An Exclusive First Look Inside L.A.’s Yangban Society
Katianna and John Hong of Yangban Society applied training in fine dining to this old-school deli meets Asian mini-mart meets all-around hang zone.
Like many restaurant ideas, the concept for Yangban Society began as a late-night conversation between two chefs dreaming of what to do next. Katianna and John Hong had been working at fine-dining restaurants for years, most recently at the Michelin three-star The Restaurant at Meadowood in Napa Valley, and longed to create something more casual and fun. They wanted a menu inspired by Korean culture, but not labeled by the catch-all term “Korean American fusion.” Most of all, Katianna says, “We wanted it to be authentic to us.”
“Us” is two Korean Americans with distinctly different backgrounds: John came to California after growing up in a Korean-speaking home in the Chicago suburbs. Katianna was born in Korea and adopted at the age of 3 and raised by a Jewish mom and Irish-Catholic dad in upstate New York. Early on in their relationship, Katianna and John took a trip to Korea where John developed a newfound love for the traditions he grew up eating, while the trip inspired Kat to explore “Korean culture and identity and where I fit in by learning about Korean food.”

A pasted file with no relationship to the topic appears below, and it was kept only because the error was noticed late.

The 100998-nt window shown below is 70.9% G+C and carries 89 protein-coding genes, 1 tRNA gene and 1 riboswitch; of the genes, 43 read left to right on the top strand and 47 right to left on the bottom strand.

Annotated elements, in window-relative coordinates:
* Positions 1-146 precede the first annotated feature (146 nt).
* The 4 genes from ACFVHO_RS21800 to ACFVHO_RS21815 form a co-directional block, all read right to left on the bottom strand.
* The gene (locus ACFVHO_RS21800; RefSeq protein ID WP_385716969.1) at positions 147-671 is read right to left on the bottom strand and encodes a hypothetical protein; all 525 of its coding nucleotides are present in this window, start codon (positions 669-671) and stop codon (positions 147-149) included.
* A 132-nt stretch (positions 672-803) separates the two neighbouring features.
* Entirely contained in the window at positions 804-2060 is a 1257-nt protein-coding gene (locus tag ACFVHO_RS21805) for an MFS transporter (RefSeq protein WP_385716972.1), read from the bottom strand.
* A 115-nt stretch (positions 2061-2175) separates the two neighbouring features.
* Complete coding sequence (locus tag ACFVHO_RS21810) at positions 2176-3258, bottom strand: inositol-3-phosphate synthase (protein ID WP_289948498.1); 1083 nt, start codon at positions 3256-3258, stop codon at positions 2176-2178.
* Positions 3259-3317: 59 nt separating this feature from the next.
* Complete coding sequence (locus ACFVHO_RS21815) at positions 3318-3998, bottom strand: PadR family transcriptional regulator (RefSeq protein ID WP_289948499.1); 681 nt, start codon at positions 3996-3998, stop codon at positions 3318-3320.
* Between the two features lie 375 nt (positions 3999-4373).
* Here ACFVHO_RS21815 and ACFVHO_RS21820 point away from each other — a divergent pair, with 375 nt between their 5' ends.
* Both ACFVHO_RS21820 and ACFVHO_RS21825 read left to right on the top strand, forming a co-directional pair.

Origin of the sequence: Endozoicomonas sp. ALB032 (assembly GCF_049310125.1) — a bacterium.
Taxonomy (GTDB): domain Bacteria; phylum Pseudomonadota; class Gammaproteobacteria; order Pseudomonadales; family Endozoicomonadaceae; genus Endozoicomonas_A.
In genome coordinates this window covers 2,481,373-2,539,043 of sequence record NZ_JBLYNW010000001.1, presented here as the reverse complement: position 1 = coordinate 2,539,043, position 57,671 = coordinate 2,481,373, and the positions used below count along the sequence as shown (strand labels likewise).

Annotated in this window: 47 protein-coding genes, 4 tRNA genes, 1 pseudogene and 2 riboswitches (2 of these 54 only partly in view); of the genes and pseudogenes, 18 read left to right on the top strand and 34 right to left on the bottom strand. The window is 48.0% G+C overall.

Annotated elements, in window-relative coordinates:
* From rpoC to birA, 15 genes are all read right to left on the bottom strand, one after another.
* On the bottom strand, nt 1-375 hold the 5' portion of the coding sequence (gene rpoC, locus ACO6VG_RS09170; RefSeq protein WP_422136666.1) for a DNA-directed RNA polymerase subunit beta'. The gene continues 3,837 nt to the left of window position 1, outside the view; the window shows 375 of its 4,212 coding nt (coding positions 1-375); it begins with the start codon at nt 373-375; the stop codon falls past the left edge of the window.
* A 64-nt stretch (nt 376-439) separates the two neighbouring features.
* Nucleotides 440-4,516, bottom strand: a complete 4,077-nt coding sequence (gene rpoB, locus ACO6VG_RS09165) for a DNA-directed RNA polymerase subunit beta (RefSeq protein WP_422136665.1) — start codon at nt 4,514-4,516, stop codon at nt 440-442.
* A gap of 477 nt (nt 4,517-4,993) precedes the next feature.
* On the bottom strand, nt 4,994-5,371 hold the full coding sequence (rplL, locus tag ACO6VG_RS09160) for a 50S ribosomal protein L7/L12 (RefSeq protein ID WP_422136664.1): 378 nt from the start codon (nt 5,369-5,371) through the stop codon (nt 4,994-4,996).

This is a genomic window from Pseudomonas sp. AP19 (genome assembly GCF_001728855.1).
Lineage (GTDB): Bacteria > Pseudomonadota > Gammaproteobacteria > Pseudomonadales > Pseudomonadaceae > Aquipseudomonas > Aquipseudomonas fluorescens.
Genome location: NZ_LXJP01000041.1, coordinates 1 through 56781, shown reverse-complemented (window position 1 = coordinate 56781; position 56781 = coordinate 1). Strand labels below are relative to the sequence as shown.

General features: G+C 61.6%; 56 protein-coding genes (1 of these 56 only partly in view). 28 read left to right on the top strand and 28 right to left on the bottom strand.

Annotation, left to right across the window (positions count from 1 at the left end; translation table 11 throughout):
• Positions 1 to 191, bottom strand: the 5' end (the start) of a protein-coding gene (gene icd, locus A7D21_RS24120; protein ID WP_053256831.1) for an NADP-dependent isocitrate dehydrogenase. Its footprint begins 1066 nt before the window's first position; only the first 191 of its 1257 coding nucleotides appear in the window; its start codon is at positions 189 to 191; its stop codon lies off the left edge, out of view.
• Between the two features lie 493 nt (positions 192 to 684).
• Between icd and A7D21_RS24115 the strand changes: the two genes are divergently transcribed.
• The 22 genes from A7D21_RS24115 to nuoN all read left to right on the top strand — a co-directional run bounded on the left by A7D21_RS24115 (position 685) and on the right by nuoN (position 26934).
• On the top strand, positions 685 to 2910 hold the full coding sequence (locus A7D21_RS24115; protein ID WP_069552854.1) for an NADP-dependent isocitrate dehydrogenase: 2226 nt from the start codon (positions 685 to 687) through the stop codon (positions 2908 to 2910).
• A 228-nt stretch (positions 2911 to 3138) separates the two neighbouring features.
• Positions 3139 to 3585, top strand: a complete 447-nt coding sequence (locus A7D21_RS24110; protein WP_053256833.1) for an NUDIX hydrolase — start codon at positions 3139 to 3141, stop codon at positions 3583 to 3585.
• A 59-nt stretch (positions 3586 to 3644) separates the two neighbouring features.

Opening a Korean restaurant in Los Angeles is like opening a bistro in Paris. To stand out, chefs typically either do it in the most classic fashion or try something completely different. The Hongs decided to do both. At Yangban Society, which is opening in downtown L.A. later this year, they’ve applied their training in fine dining to this old-school deli meets Asian mini-mart meets all-around hang zone. Here impeccable ingredients and exacting technique star in grab-and-go-friendly meat and rice dishes, noodles, salads, smoked fish, and dips topped with trout roe and furikake.
“We designed it to be a place where we’d want to hang out,” says Katianna. “You’ll be able to take a number, banter with the staff at the counter, and grab a bottle of Hite beer or mini bottles of Johnny Walker Blue from the cold case.”
“In Korea,” Katianna adds, “yangban were the aristocrats who maintained the standards of society, most often older male politicians.” She and John liked the idea of all Asian-Americans acting as yangban, but in a new way. They want to eventually feature local art and music to make the restaurant an immersive cultural experience. “We want to inspire our clientele to do great things for their community,” says Katianna. “We’re all yangban.”